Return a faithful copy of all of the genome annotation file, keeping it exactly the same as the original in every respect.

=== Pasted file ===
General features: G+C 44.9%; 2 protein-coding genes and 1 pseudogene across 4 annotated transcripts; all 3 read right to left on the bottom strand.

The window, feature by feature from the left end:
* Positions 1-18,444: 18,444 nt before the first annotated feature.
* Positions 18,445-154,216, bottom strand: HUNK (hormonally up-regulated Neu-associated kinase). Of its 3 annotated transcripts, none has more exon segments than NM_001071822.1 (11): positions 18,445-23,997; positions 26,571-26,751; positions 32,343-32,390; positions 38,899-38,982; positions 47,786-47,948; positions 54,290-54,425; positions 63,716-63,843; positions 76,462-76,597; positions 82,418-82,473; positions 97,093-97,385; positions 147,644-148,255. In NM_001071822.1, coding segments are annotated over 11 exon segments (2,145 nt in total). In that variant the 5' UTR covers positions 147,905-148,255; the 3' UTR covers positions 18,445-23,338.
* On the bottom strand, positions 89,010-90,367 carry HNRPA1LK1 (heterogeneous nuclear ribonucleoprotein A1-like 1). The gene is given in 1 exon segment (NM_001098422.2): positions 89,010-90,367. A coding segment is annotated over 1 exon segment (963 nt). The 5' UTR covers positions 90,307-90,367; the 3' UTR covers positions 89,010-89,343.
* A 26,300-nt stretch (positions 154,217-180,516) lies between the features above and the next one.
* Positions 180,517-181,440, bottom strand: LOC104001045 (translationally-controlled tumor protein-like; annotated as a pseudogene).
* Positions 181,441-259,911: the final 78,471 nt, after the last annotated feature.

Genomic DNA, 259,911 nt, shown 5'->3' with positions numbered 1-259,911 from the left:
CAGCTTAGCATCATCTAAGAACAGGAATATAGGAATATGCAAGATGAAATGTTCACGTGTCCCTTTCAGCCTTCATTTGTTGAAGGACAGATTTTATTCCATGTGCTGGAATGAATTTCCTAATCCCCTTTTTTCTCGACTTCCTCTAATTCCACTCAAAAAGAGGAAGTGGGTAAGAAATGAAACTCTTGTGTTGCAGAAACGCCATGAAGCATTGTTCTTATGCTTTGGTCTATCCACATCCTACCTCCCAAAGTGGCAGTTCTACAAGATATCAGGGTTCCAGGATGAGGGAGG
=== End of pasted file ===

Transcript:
General features: G+C 44.9%; 2 protein-coding genes and 1 pseudogene across 4 annotated transcripts; all 3 read right to left on the bottom strand.

The window, feature by feature from the left end:
* Positions 1-18,444: 18,444 nt before the first annotated feature.
* Positions 18,445-154,216, bottom strand: HUNK (hormonally up-regulated Neu-associated kinase). Of its 3 annotated transcripts, none has more exon segments than NM_001071822.1 (11): positions 18,445-23,997; positions 26,571-26,751; positions 32,343-32,390; positions 38,899-38,982; positions 47,786-47,948; positions 54,290-54,425; positions 63,716-63,843; positions 76,462-76,597; positions 82,418-82,473; positions 97,093-97,385; positions 147,644-148,255. In NM_001071822.1, coding segments are annotated over 11 exon segments (2,145 nt in total). In that variant the 5' UTR covers positions 147,905-148,255; the 3' UTR covers positions 18,445-23,338.
* On the bottom strand, positions 89,010-90,367 carry HNRPA1LK1 (heterogeneous nuclear ribonucleoprotein A1-like 1). The gene is given in 1 exon segment (NM_001098422.2): positions 89,010-90,367. A coding segment is annotated over 1 exon segment (963 nt). The 5' UTR covers positions 90,307-90,367; the 3' UTR covers positions 89,010-89,343.
* A 26,300-nt stretch (positions 154,217-180,516) lies between the features above and the next one.
* Positions 180,517-181,440, bottom strand: LOC104001045 (translationally-controlled tumor protein-like; annotated as a pseudogene).
* Positions 181,441-259,911: the final 78,471 nt, after the last annotated feature.

Genomic DNA, 259,911 nt, shown 5'->3' with positions numbered 1-259,911 from the left:
CAGCTTAGCATCATCTAAGAACAGGAATATAGGAATATGCAAGATGAAATGTTCACGTGTCCCTTTCAGCCTTCATTTGTTGAAGGACAGATTTTATTCCATGTGCTGGAATGAATTTCCTAATCCCCTTTTTTCTCGACTTCCTCTAATTCCACTCAAAAAGAGGAAGTGGGTAAGAAATGAAACTCTTGTGTTGCAGAAACGCCATGAAGCATTGTTCTTATGCTTTGGTCTATCCACATCCTACCTCCCAAAGTGGCAGTTCTACAAGATATCAGGGTTCCAGGATGAGGGAGG